(TW: Transphobia. I was thinking about writing this after my Anime Pride Month posts are done, but it’s fresh in my mind and I just wanted to say something now when people still might actually care about it.)
When I was in third grade, I did my first book report on Harry Potter and the Sorcerer’s Stone. I was the first kid in my school to even read the damn thing and I couldn’t stop talking about how amazing it was. The world of mystery and magic sucked me in, and I related a lot to the main trio of Harry, Ron and especially Hermione. They were three misfit kids who didn’t fit in in the “real” world, but found a place where they could be themselves and have adventures with people who were just like them.
From childhood to my late teens, I was a Harry Potter obsessive. I read each book the day it came out, saw all the movies, and even went to the theme park at Universal Studios Florida. Like so many of my generation, Harry Potter made me fall in love with reading, gave me something to bond over in my tumultuous teenage years, and helped me become a more worldly and compassionate person.
As I got older, though, the magic of Harry Potter lost its sparkle. Compared to the earlier books, the later ones felt bloated and full of unnecessary romantic drama. Morally questionable plot points, like the house elves being so chill about slavery or the goblins being anti-Semitic stereotypes, became more apparent over time. “Expanded universe” stories like the Fantastic Beasts films did nothing for me (even if Newt Scamander is a surprisingly decent autistic character). But the thing that made me fall out of love with the Harry Potter fandom, more than anything else, was actually author J.K. Rowling herself.
Most Potterheads are familiar with ol’ Jo’s Twitter obsession. Over the years, she’s made a bunch of weird retcons to her already-finished story, like saying that Dumbledore was gay, Hermione is actually black, wizards used magic to get rid of their poop, and Donald Trump is more evil than Voldemort. (OK, that last one is probably true.)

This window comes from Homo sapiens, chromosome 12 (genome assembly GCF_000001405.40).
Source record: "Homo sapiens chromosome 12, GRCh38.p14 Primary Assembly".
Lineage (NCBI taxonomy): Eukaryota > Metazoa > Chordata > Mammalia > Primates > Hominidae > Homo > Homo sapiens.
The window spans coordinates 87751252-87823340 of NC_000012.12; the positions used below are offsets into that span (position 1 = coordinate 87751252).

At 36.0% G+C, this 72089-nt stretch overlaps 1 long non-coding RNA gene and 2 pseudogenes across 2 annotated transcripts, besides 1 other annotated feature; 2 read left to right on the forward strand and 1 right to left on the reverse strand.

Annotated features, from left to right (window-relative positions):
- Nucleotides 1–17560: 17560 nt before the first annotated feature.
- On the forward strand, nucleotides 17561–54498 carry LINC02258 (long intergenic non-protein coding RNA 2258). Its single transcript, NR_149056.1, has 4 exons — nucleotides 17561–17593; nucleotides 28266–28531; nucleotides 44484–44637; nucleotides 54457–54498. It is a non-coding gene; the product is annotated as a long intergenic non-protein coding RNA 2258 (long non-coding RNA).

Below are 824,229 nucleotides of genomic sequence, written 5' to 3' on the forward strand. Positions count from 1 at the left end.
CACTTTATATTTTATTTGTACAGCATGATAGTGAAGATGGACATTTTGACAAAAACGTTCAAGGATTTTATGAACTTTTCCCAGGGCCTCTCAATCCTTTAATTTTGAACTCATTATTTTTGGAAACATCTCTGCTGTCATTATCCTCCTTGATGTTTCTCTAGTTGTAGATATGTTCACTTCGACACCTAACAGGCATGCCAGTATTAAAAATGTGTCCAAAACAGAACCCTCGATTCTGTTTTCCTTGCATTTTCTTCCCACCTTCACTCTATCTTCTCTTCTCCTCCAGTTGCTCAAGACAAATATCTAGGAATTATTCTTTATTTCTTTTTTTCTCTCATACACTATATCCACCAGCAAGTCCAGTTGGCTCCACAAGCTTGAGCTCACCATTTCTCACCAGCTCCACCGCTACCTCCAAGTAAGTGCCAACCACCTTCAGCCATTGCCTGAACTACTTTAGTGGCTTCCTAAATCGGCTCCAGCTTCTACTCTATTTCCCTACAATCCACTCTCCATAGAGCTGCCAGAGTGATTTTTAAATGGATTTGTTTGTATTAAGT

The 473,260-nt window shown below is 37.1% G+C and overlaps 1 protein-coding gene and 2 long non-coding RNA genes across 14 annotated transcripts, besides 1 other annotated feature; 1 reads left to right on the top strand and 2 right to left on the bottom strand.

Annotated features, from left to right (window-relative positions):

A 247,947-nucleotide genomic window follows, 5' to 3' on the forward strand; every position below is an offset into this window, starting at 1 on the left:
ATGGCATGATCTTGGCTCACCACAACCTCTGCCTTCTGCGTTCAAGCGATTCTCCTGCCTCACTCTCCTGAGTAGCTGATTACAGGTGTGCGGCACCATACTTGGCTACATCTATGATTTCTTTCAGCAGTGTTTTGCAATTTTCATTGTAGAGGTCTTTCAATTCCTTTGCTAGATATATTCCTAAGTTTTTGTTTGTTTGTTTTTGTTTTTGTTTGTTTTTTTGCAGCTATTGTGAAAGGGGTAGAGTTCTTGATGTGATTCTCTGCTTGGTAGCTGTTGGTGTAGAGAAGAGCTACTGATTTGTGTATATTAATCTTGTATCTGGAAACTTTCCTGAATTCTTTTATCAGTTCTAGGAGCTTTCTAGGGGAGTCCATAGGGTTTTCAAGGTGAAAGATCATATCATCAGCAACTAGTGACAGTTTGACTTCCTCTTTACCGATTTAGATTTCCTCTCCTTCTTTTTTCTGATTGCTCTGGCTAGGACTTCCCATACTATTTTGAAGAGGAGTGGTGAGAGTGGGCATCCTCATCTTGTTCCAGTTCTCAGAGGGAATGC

But her support of TERFs (Transphobic, Evil, Reactionary Fart-heads) on social media has flown under the radar until recently. Her public support of Maya Forester, a tax account who was fired for her own transphobic tweets, got some notoriety last year. But it didn’t make front page news until last week, when she wrote a long, confusing, and weirdly self-congratulatory essay on her website, explaining her inexplicable position. It illuminated the ugly truth that trans Potter fans have known for a long time: J.K. Rowling hates trans people, because transphobia is a huge part of feminism and political culture in the U.K.
Part of me hates even talking about this. I don’t use social media. I don’t normally care if a celebrity does something dumb or offensive. And I do believe in “separating the art from the artist” to some extent. But it’s hard to just look the other way when it’s coming from someone you used to greatly admire, saying hateful things about a group that you personally identify with.
Still, there is a lot to admire about Harry Potter and J.K. Rowling’s life in general. She started writing the books as a single mother in a coffee shop in Edinburgh. She overcame poverty, an abusive ex-husband, and her own depression to become the most successful female author ever. And even though I have issues with the books on a story level, I still support the general message; that hatred is corrosive and that our differences are what make us stronger in the end.
Honestly, this whole thing is baffling to me. How can someone who’s struggled through so much, who believes so strongly in love and inclusivity, still lack the humanity to accept people who are different? A lot of Harry Potter fans are trans, and used the books to help them understand their own identity when they were younger. Rowling could have tried to understand or connect with us, but instead, she’s alienated us, for no reason other than her own prejudice and ego.